values? Your sensd of 'values will
be determined by the things you.
give the first place in your lifts.
We must decide as^i» the v*lue
of our souls and the fading,
ishable things of FRis n^orld,. .We
must say that men’s 5^e of
values have' becoiM.j^arpe^ when
they place succei anjr pile*
a>, the supreme *Vilue jta lif6.
Man’s sense of valyy is warped
when he gives the supremacy _fo
material thing* IiiTIRs next
we have people who when tt^ey
saw Jesus said this man emhodles
life’s suprem*? values. Thus they
gave up fadin*; material things
to get Jesus the spiritual gem
of the Eges. *
Amid the fading glories of this
world they chose Jesus The "RoA
of Ages. We are not a^fiinst
material thing. Material things
are essential for our turyival"ifl
this real world. We ne^ fobH
to nourish our bodies, shelter for
body warmth, and tlothe* to pto-
/ tect againit the-destructive rav
ages of the health destroying ele
ments. We also have basic spirit
ual needs. Man needs bread and
he needs more than berad. Jju>
n^eds the invisible, imperishable
things of the spirit. Man needs
the spiritual beauty'^revealed In
J^us Christ. Man needs the abid
ing values of faith, hope find
Man estrkn^e^i isoUied from
God'the C^eator^imdi ;fh«
deeininK loi« as rei%aled in
Christ Jesus our .Savi^. ItiDi, in
■jhis lostness • need^ the savins
tnurh of Christ. Man the sinner
needs salvation—anjl this ii foutid
' in the re.deeming. loVe of Chriit
Ji^ius. "God so loved the wwM
He gave.His only begotten
Son that whosoever bdieveth tt
iiim shall not perish." The mail
with the right sense of values
^11 choose JeMS along with the
fading (glories of this World. Pit
kin had inherit^ some of the
material things of‘this World but
when he found J^sus the Lamb
of God who takes away the sins
of the world, he gave himself
and all he'had in loving service
for Jesus Things did not wan>
his value. ,
If you invest everything in
time, what will you do about
eternity? It is all right t6 meet
the demands of time and space
but what are you going to do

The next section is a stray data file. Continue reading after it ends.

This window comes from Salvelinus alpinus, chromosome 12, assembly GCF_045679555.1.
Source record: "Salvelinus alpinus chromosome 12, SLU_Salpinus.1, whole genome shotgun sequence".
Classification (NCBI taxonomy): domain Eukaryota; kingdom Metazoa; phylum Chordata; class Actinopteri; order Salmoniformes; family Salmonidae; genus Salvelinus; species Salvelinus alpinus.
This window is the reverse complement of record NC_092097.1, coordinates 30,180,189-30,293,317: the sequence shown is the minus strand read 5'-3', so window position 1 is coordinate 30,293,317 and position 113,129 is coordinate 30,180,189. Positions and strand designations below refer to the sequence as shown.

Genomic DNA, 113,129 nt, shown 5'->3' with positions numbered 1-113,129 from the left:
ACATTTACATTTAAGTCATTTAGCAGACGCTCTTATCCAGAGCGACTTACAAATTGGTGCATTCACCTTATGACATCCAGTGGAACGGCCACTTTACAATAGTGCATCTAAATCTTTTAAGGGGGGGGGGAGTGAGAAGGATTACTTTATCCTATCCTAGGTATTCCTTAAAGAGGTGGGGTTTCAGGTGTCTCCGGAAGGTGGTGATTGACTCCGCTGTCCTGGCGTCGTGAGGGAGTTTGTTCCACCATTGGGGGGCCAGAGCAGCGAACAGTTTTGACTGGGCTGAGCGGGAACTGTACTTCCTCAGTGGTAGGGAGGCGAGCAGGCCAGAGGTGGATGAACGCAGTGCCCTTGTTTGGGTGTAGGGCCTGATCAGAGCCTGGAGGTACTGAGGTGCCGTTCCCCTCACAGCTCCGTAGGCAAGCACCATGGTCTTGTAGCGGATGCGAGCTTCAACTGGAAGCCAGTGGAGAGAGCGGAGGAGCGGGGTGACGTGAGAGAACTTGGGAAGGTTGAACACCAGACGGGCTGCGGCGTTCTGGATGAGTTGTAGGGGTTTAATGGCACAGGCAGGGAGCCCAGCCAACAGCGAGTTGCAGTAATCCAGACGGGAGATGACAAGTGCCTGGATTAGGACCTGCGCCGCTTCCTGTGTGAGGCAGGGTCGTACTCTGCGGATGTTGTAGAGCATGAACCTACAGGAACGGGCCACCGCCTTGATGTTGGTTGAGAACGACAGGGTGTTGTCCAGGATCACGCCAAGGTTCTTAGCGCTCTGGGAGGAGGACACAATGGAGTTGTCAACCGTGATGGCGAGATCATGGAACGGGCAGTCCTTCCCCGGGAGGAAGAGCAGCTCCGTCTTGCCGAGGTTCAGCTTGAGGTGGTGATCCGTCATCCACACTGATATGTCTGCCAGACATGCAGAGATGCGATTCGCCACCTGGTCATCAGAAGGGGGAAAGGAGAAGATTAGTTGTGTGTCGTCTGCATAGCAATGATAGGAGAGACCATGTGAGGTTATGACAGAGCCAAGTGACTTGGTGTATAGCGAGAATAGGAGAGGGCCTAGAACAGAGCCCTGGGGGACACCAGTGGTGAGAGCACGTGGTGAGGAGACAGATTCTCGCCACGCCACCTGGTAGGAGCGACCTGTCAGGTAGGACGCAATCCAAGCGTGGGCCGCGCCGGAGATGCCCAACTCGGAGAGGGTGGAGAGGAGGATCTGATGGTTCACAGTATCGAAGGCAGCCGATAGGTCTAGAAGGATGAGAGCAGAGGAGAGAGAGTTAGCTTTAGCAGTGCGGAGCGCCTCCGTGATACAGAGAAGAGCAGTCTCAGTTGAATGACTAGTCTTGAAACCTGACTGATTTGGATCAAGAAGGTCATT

about the Eternal destiny of your
soul? Time will run out. The
things at tiMe wifi fade an^ pass
awa](,A^U}ieio^i«rWtl^i«8s will
Diie diy."Tlilis We need
to re^ii» littfa, the poet the im
portance of building our hopes
on things eternal. 'We need to
realize that in Jesus we have a
f|jiritual power that will never
fade kvii^. In Jesus we have
Something t|iaf is good and will
hold for Tnjifi AND ALL ETER-
What is the final meaning ol
all we ar* trying to say? The
message is that we ought give
God and Christ the first place
in our livM.
Schoolteacher Fighting Bigotry is C«rtn1 figure of
Gina Alien's . Novd, "The FtHtiiidiM Mn"
•MIT Wwtiir/lay at U C.
MMMS and 6814BU
IV VMtetf MMirfMT*. feM.
fk a MVnif. PiAMMr
'ikdii/tt iUM matter at Ifea fmt 09f
lUrik CanUaa. ante Hm «C
i jfii.
pk amUM
M 4MC. ftttigraw at
9U0 nae nuu ,
To Dr. Mairg Ajpij^mtiiiient
Attempts'c^ Sepiitfrt Hefxnan E. Talmadge
and Richard B. RtiBs^ll of Gto^fgia to’prevent
the appointment>of t)r. Benjaiuin E. Mays to
the U. S- Civil Rights Cotnmission is about
the biggest jokb tfeai hai conie out of the
United States Se«ktd in many a _ day. Both
Talmadge and George hav^ apparently out
lived their day and are doubtless dreaming
of bygone days when only the cringing type
of Negro leader was acceptable to any Georgia
white man.
Dr. Mays represents the very highest
achievement in Negro leadership that the na
tion affords and if he were acceptable to the
Georgia senators it is certain he would not
be acceptable to Negroes. There is nothing
that Senators Talmadge and Russell can do
that will lessen the respect and admiration